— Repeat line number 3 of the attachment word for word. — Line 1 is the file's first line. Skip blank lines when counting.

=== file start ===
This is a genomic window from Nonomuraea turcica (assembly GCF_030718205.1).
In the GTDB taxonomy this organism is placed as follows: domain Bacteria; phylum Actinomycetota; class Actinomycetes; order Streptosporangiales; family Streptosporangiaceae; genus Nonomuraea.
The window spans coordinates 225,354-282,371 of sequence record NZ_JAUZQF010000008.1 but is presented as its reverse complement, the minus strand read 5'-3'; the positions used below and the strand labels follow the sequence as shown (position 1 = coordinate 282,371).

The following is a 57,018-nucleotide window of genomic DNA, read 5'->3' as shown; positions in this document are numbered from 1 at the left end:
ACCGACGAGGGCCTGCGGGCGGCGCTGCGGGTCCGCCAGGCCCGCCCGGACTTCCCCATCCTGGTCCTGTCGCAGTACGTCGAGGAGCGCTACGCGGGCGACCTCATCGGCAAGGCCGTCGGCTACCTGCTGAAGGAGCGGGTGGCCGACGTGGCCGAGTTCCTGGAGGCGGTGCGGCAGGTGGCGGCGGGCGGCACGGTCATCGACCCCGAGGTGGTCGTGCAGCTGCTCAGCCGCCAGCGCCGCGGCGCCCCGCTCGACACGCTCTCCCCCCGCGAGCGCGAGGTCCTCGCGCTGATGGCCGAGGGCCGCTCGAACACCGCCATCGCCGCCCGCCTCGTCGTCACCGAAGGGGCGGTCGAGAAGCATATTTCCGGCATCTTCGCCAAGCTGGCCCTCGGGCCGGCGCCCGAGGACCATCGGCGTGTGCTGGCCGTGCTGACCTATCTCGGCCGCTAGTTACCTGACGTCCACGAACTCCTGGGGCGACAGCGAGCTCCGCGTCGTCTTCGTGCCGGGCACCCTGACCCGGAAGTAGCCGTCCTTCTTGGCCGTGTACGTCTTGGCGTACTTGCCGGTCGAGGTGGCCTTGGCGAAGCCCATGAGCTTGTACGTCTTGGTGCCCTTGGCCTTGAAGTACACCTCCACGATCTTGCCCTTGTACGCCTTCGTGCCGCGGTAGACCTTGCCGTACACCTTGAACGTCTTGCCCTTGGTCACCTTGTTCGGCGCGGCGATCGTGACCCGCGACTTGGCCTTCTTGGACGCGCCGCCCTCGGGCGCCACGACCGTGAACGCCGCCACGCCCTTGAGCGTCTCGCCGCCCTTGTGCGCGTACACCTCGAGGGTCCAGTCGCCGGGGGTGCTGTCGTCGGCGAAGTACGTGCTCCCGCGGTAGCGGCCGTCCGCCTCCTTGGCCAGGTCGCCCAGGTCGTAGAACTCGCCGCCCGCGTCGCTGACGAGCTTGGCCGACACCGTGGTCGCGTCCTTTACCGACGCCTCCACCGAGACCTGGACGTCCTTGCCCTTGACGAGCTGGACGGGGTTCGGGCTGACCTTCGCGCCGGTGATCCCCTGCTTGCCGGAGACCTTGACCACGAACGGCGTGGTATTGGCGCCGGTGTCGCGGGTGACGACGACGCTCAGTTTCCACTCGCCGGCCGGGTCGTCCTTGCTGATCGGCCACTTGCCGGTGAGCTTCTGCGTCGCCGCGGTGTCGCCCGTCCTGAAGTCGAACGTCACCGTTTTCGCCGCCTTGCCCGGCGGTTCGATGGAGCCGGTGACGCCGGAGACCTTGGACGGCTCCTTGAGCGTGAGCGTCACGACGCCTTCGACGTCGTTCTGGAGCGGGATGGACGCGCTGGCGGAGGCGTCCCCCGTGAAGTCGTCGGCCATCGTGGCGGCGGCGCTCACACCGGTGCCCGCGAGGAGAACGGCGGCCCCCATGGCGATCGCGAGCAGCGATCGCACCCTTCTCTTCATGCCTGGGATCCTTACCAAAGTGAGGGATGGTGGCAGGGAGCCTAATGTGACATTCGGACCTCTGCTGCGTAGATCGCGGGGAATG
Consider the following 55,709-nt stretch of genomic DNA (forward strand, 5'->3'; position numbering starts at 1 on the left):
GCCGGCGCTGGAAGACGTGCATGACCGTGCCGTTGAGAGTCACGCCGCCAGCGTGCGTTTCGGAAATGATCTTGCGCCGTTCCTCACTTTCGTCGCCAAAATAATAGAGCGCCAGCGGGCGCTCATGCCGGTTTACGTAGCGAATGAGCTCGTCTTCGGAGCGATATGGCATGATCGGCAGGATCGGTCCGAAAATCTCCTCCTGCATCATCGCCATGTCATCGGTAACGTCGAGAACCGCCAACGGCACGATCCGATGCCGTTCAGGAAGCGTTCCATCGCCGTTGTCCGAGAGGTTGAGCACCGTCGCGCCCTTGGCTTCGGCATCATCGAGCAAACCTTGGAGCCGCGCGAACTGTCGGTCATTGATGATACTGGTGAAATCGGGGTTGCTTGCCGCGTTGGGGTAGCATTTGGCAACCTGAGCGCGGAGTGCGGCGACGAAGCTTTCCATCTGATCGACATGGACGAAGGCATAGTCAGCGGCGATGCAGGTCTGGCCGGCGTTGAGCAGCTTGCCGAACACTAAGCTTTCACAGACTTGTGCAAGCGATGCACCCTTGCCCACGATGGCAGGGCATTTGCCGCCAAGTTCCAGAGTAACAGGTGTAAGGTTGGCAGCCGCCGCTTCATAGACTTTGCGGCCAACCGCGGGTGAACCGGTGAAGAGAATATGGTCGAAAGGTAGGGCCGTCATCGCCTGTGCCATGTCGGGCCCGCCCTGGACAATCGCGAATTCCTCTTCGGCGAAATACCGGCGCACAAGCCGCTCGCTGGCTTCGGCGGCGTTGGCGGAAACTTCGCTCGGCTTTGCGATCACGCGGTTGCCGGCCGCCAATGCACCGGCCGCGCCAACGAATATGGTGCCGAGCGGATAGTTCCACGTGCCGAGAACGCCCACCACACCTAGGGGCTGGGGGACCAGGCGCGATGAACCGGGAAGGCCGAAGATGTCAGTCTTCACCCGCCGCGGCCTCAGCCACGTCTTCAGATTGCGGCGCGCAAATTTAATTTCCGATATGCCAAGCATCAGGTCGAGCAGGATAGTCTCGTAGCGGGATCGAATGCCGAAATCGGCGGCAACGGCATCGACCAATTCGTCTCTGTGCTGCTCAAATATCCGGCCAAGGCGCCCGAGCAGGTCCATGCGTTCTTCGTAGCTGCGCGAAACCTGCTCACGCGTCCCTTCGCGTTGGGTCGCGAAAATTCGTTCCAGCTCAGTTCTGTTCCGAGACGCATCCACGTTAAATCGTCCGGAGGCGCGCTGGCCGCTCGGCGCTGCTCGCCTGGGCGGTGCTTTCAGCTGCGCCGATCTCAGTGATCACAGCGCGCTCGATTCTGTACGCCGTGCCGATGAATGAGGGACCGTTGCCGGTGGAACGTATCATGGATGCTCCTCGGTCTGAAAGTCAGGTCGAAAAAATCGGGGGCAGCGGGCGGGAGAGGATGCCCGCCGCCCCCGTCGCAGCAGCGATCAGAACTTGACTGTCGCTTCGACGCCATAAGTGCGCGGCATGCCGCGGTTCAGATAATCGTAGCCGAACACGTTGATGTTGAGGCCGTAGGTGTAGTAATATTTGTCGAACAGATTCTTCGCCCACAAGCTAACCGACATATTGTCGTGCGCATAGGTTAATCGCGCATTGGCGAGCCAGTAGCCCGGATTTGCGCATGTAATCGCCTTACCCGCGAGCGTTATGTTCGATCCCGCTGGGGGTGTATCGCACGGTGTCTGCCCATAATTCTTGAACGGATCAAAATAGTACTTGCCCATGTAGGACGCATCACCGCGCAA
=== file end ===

The window spans coordinates 225,354-282,371 of sequence record NZ_JAUZQF010000008.1 but is presented as its reverse complement, the minus strand read 5'-3'; the positions used below and the strand labels follow the sequence as shown (position 1 = coordinate 282,371).